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Journal of Integrative Medicine ›› 2020, Vol. 18 ›› Issue (1): 41-45.doi: 10.1016/j.joim.2019.12.004

• Original Experimental Research • Previous Articles     Next Articles

Current state of cancer patient care incorporating Thai traditional medicine in Thailand: A qualitative study

Preecha Nootim a,b, Nattiya Kapol c, Waranee Bunchuailua c, Panoopat Poompruek c, Parankul Tungsukruthai d   

  1. a. Department of Thai Traditional and Alternative Medicine, Ministry of Public Health, Mueang Nonthaburi 11000, Nonthaburi, Thailand  b. Faculty of Pharmacy, Silpakorn University, Mueang Nakhon Pathom 73000, Nakhon Pathom, Thailand  c. Department of Community Pharmacy, Faculty of Pharmacy, Silpakorn University, Mueang Nakhon Pathom 73000, Nakhon Pathom, Thailand  d. Chulabhorn International College of Medicine, Thammasat University, Bangkok 12120, Pathum Thani, Thailand
  • Online:2020-01-15 Published:2019-12-18

Objective

To assess the current state of cancer treatment incorporating Thai traditional medicine (TTM) and to identify problems in the system, by using the health system framework of the World Health Organization.


Methods

A qualitative study was conducted by interviewing three groups of people involved in the healthcare system. The groups were constructed via purposive sampling of patients with cancer, caregivers and service providers. The study groups included 37 individuals from five TTM hospitals. In-depth interviews were conducted from October 2017 to March 2018. The interview questions were developed based on the six building blocks of a health system framework. Free form answers from participants were analyzed and interpreted to develop the study conclusions.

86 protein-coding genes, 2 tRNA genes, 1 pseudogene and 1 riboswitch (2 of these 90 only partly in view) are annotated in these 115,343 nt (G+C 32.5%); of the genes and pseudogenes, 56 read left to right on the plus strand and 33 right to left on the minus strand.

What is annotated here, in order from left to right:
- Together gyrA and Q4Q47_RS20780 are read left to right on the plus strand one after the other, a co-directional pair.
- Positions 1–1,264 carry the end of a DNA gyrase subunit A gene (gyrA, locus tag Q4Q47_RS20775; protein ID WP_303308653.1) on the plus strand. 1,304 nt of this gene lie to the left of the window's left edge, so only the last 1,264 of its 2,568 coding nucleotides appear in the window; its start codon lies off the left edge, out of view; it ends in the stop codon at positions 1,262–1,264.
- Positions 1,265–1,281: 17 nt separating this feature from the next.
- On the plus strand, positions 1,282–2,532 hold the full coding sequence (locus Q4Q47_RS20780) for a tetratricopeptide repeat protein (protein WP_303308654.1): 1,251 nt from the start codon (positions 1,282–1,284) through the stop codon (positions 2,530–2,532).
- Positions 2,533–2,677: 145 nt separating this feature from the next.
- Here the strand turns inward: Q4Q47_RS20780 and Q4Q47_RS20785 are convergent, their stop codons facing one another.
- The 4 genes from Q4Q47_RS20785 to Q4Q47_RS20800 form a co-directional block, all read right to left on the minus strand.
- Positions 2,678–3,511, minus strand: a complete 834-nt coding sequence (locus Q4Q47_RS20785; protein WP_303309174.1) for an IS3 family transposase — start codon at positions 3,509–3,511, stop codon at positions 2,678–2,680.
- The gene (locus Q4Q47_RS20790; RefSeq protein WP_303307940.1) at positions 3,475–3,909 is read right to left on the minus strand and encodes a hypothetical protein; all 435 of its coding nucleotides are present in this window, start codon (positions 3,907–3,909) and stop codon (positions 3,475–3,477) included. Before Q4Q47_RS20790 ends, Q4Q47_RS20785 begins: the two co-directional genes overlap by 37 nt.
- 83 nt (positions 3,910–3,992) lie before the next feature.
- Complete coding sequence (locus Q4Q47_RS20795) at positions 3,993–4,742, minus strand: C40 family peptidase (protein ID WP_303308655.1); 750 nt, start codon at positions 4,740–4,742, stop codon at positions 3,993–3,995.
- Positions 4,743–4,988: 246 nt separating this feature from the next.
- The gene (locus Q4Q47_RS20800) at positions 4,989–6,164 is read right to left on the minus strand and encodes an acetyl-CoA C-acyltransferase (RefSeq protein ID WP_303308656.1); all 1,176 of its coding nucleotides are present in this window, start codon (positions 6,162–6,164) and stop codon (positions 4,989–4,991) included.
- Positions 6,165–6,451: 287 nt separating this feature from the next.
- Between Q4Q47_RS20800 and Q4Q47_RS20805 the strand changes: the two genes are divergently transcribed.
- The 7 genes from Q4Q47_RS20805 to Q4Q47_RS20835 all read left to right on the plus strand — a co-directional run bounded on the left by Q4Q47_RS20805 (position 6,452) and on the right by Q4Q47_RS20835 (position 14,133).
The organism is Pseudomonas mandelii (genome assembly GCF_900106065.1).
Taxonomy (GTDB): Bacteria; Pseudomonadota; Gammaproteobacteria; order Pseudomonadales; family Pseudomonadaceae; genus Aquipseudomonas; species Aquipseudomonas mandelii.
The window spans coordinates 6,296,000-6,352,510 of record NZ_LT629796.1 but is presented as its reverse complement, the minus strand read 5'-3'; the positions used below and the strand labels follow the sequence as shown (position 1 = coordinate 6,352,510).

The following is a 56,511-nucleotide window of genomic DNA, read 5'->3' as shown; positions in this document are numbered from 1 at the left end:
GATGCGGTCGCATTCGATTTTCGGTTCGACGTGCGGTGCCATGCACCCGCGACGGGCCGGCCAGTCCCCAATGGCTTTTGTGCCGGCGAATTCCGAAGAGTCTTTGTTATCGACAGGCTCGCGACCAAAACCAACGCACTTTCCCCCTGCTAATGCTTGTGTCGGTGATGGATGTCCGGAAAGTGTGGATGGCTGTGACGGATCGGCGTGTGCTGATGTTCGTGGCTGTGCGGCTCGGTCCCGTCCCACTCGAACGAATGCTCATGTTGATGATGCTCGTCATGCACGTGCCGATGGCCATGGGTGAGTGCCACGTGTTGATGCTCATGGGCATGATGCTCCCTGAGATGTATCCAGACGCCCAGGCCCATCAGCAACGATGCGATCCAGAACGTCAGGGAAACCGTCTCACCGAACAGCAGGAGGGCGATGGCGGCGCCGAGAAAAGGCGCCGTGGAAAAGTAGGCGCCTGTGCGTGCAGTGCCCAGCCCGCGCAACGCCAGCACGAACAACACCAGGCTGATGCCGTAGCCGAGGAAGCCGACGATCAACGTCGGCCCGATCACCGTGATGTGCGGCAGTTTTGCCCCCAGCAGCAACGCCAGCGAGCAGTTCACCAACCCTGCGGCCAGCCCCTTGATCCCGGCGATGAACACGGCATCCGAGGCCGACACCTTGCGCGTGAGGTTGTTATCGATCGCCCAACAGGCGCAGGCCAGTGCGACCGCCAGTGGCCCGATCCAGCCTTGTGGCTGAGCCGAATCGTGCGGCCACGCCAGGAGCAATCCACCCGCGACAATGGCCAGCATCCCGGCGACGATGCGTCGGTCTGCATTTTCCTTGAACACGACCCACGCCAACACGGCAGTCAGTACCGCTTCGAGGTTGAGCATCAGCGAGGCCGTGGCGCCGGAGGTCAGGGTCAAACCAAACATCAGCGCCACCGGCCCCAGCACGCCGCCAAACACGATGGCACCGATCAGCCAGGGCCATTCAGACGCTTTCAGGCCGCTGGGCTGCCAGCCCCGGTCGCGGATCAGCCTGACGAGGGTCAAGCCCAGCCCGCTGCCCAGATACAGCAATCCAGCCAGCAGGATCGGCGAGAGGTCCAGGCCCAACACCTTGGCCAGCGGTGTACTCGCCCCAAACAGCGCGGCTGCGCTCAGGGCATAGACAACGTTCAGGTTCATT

Results

All five TTM hospitals provided treatment to patients with cancer based on provincial public health policy. The policy allows patients with cancer to obtain TTM services in outpatient and inpatient departments and via home visits; most patients used outpatient services. The TTM services were primarily provided by TTM practitioners and included massage, herbal steam, herbal compress and meditation. Herbal medicines were widely used and included Benja-amarit, an anticancer formulation made from Wat Khampramong and Phytoplex. The problems included poor acceptance of TTM practitioners by other healthcare practitioners, lack of experience among TTM practitioners in treating patients with cancer, lack of herbal medicine research trials, contamination in herbal medicine preparations and absence of practical treatment guidelines.


Conclusion

TTM is an alternative treatment modality for patients with cancer and is supported by a national policy in Thailand. To increase accountability to patients and other practitioners, TTM treatments should be refined to rely on scientific principles and practitioners of TTM should receive academic training. Practical treatment guidelines need to be established and thoroughly disseminated to TTM practitioners.

Key words: Cancer, Hospital, Qualitative research, Medicine, traditional, Patient care, Health care surveys

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